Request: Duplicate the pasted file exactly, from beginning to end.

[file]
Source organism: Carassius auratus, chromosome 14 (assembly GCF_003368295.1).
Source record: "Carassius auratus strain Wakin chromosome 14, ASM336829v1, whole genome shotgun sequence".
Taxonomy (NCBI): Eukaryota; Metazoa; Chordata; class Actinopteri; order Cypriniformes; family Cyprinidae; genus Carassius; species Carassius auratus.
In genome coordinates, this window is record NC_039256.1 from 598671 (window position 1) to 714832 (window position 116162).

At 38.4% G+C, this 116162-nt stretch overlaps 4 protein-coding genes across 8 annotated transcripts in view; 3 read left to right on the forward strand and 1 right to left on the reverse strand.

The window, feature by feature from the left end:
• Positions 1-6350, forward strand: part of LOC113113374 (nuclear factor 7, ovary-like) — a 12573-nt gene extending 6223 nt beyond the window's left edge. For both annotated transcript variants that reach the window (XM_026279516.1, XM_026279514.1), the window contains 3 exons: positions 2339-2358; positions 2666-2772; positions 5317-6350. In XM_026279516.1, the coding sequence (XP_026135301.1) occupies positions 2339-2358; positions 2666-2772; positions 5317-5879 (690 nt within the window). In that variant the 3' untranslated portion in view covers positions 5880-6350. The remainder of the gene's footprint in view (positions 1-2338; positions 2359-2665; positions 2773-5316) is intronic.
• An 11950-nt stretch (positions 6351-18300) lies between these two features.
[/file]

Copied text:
Source organism: Carassius auratus, chromosome 14 (assembly GCF_003368295.1).
Source record: "Carassius auratus strain Wakin chromosome 14, ASM336829v1, whole genome shotgun sequence".
Taxonomy (NCBI): Eukaryota; Metazoa; Chordata; class Actinopteri; order Cypriniformes; family Cyprinidae; genus Carassius; species Carassius auratus.
In genome coordinates, this window is record NC_039256.1 from 598671 (window position 1) to 714832 (window position 116162).

At 38.4% G+C, this 116162-nt stretch overlaps 4 protein-coding genes across 8 annotated transcripts in view; 3 read left to right on the forward strand and 1 right to left on the reverse strand.

The window, feature by feature from the left end:
• Positions 1-6350, forward strand: part of LOC113113374 (nuclear factor 7, ovary-like) — a 12573-nt gene extending 6223 nt beyond the window's left edge. For both annotated transcript variants that reach the window (XM_026279516.1, XM_026279514.1), the window contains 3 exons: positions 2339-2358; positions 2666-2772; positions 5317-6350. In XM_026279516.1, the coding sequence (XP_026135301.1) occupies positions 2339-2358; positions 2666-2772; positions 5317-5879 (690 nt within the window). In that variant the 3' untranslated portion in view covers positions 5880-6350. The remainder of the gene's footprint in view (positions 1-2338; positions 2359-2665; positions 2773-5316) is intronic.
• An 11950-nt stretch (positions 6351-18300) lies between these two features.